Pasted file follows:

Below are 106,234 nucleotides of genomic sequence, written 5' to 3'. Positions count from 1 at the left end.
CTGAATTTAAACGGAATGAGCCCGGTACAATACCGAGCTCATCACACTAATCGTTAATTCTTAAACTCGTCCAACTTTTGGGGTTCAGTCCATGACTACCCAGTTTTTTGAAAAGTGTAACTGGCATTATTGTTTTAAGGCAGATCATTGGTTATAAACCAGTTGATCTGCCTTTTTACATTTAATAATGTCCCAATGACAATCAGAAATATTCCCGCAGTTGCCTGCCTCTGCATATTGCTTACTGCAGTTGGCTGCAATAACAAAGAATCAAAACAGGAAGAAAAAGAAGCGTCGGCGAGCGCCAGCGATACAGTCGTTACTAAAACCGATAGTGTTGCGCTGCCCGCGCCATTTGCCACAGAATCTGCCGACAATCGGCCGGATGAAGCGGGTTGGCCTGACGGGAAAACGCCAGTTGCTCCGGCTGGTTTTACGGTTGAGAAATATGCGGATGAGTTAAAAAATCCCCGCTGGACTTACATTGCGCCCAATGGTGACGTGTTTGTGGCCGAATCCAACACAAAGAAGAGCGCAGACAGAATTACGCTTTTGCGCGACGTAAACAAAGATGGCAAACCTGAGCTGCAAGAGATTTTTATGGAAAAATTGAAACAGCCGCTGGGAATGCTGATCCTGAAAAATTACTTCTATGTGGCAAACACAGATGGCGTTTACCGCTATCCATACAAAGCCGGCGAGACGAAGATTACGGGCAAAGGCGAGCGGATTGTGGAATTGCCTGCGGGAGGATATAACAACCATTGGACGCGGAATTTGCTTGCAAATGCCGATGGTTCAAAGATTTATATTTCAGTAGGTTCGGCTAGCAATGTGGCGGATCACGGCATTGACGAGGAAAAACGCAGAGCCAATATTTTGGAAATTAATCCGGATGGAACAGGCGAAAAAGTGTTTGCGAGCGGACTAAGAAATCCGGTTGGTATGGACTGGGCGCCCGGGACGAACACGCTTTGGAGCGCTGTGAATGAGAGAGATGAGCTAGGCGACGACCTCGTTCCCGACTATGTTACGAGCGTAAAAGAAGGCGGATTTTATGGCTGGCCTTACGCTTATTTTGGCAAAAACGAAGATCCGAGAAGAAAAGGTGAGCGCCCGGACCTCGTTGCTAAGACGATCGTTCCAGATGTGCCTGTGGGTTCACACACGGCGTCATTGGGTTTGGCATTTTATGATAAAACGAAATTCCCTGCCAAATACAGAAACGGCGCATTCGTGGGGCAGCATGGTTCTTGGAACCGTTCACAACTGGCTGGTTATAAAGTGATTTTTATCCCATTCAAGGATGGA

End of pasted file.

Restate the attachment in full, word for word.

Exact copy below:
Below are 106,234 nucleotides of genomic sequence, written 5' to 3'. Positions count from 1 at the left end.
CTGAATTTAAACGGAATGAGCCCGGTACAATACCGAGCTCATCACACTAATCGTTAATTCTTAAACTCGTCCAACTTTTGGGGTTCAGTCCATGACTACCCAGTTTTTTGAAAAGTGTAACTGGCATTATTGTTTTAAGGCAGATCATTGGTTATAAACCAGTTGATCTGCCTTTTTACATTTAATAATGTCCCAATGACAATCAGAAATATTCCCGCAGTTGCCTGCCTCTGCATATTGCTTACTGCAGTTGGCTGCAATAACAAAGAATCAAAACAGGAAGAAAAAGAAGCGTCGGCGAGCGCCAGCGATACAGTCGTTACTAAAACCGATAGTGTTGCGCTGCCCGCGCCATTTGCCACAGAATCTGCCGACAATCGGCCGGATGAAGCGGGTTGGCCTGACGGGAAAACGCCAGTTGCTCCGGCTGGTTTTACGGTTGAGAAATATGCGGATGAGTTAAAAAATCCCCGCTGGACTTACATTGCGCCCAATGGTGACGTGTTTGTGGCCGAATCCAACACAAAGAAGAGCGCAGACAGAATTACGCTTTTGCGCGACGTAAACAAAGATGGCAAACCTGAGCTGCAAGAGATTTTTATGGAAAAATTGAAACAGCCGCTGGGAATGCTGATCCTGAAAAATTACTTCTATGTGGCAAACACAGATGGCGTTTACCGCTATCCATACAAAGCCGGCGAGACGAAGATTACGGGCAAAGGCGAGCGGATTGTGGAATTGCCTGCGGGAGGATATAACAACCATTGGACGCGGAATTTGCTTGCAAATGCCGATGGTTCAAAGATTTATATTTCAGTAGGTTCGGCTAGCAATGTGGCGGATCACGGCATTGACGAGGAAAAACGCAGAGCCAATATTTTGGAAATTAATCCGGATGGAACAGGCGAAAAAGTGTTTGCGAGCGGACTAAGAAATCCGGTTGGTATGGACTGGGCGCCCGGGACGAACACGCTTTGGAGCGCTGTGAATGAGAGAGATGAGCTAGGCGACGACCTCGTTCCCGACTATGTTACGAGCGTAAAAGAAGGCGGATTTTATGGCTGGCCTTACGCTTATTTTGGCAAAAACGAAGATCCGAGAAGAAAAGGTGAGCGCCCGGACCTCGTTGCTAAGACGATCGTTCCAGATGTGCCTGTGGGTTCACACACGGCGTCATTGGGTTTGGCATTTTATGATAAAACGAAATTCCCTGCCAAATACAGAAACGGCGCATTCGTGGGGCAGCATGGTTCTTGGAACCGTTCACAACTGGCTGGTTATAAAGTGATTTTTATCCCATTCAAGGATGGA